Ok, that’s enough of the background nonsense, let’s get stuck into the meat and potatoes. In no particular order:
NOS Mullard 12ax7:
The ‘holy grail’ of NOS preamp tubes. I’d never heard one of these before, so I was interested to see what all the fuss was about, and I wasn’t disappointed. This tube gave a very warm and open clean tone, which was also very harmonically rich, with a lot of very nice ‘chimey’ overtones. Plenty of headroom to be had here. There was no trace of the “ice-pick” tone that can occur when you hit the strings hard. The bass was very tight and clear, and did not become muddy as I started pushing the Normal channel toward overdrive. Switching over to the Top Boost channel, I found that the overdrive tone was very transparent, but also quite thin, and with little in the way of singing musical feedback. Also, the tube proved to be quite noisy, with a noticeable hum and hiss coming from the amp at idle.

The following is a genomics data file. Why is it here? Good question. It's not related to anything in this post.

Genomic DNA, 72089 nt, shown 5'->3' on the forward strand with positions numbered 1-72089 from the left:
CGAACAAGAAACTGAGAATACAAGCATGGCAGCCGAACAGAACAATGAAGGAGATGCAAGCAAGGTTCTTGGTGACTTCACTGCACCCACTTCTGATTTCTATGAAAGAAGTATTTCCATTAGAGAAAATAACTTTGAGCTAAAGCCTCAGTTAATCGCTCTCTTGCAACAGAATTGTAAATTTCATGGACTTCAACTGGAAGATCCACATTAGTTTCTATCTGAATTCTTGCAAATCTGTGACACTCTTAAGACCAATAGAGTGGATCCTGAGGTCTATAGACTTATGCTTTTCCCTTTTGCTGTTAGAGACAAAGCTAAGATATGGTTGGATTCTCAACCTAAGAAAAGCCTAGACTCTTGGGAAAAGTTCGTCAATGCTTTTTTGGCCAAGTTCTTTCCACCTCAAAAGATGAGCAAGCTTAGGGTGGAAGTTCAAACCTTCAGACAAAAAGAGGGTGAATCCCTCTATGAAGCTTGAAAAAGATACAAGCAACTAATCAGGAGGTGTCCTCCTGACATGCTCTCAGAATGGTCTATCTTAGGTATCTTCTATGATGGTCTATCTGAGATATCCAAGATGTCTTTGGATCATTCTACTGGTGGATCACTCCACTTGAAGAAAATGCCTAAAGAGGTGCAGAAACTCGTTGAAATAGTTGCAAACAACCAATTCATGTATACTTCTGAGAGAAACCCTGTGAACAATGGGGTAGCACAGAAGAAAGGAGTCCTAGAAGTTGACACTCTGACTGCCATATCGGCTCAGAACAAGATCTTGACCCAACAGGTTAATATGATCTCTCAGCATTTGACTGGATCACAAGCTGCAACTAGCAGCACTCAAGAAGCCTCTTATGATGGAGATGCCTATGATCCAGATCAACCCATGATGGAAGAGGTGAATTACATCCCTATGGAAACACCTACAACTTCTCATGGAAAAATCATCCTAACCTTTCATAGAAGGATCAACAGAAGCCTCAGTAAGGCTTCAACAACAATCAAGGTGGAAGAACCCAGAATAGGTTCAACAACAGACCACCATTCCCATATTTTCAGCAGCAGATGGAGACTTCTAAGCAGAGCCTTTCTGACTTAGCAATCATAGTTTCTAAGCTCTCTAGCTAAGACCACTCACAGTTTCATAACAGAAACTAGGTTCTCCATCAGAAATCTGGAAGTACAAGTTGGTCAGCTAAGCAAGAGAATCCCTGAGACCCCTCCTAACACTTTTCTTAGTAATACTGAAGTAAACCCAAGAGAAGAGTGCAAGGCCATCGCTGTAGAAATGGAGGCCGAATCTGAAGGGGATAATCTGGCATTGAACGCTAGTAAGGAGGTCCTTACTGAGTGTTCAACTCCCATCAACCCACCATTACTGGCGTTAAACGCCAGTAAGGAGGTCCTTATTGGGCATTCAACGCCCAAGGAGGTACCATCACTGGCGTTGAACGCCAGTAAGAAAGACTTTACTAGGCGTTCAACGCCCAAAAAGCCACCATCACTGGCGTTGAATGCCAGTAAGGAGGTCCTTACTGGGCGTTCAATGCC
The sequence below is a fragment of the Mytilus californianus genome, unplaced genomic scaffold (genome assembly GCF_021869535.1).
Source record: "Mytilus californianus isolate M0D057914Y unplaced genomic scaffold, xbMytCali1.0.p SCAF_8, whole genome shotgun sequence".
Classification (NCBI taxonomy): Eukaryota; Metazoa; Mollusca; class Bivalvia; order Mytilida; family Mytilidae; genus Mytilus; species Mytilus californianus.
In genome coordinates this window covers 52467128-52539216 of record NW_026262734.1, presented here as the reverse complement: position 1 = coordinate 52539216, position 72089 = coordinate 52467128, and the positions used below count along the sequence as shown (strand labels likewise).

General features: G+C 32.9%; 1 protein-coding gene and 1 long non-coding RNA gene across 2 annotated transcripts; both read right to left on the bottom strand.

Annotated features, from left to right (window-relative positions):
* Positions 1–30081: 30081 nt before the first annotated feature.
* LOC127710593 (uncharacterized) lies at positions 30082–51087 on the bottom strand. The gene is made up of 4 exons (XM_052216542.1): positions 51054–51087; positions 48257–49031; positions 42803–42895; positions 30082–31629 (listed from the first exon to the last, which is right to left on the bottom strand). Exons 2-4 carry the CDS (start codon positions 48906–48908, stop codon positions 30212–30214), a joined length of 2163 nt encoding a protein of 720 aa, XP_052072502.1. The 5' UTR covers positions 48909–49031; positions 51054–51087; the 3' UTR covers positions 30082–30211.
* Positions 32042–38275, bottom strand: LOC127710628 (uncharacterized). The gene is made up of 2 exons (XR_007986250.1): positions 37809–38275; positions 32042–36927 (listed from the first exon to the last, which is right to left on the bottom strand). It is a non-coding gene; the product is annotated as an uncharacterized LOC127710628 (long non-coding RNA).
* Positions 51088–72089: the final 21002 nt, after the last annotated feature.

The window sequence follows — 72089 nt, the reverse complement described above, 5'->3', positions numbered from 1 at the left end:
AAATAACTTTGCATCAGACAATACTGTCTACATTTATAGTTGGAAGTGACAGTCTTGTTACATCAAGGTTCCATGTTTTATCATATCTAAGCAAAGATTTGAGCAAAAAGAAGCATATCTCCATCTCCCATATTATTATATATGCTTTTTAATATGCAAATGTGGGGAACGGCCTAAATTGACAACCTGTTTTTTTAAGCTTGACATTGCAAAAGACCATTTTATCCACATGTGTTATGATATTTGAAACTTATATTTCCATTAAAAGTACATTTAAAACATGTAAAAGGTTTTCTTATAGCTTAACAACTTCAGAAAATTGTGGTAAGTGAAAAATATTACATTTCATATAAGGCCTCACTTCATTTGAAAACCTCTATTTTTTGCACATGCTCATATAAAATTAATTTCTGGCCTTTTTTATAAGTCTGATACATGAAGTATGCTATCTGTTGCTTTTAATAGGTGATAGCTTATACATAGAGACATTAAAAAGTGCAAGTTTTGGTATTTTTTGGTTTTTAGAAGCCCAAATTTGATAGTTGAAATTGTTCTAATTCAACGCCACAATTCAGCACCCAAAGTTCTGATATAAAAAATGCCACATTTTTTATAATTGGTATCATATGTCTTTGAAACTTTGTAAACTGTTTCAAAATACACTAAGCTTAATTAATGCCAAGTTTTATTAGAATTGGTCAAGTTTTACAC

Overall, I’d say this is an excellent tube for clean tones, but the overdrive left me feeling a bit flat.
NOS Telefunken 12ax7:
Compared to the Mullard, this tube had a noticeably less open sound to it. Balancing this was a slightly more harmonically rich tone, with a lot of chimey Vox clean, although it quickly gets into ice-pick territory when you start to attack the strings (more so than any of the other tubes I tried). The bass was again very tight, and didn’t muddy up as I pushed the amp toward overdrive, although there was noticeably less string definition across the board. Clean headroom was about average compared to other tubes. The overdrive tone was still quite thin, although not as bad as the Mullard, and the harmonic richness proved to be a bit too much. Whilst the OD had a nice singin tone to it for single-note runs, it proved to be a bit too complex for chord work, which made anything more than powerchords sound quite messy. Overall, this was a very quiet tube, with only a little audible hum.
I wouldn’t complain if someone gave me a few of these, but I wouldn’t go out of my way to get a hold of them. Definitely better than the new production tubes, but toward the bottom end of the NOS spectrum.
NOS GE 5751: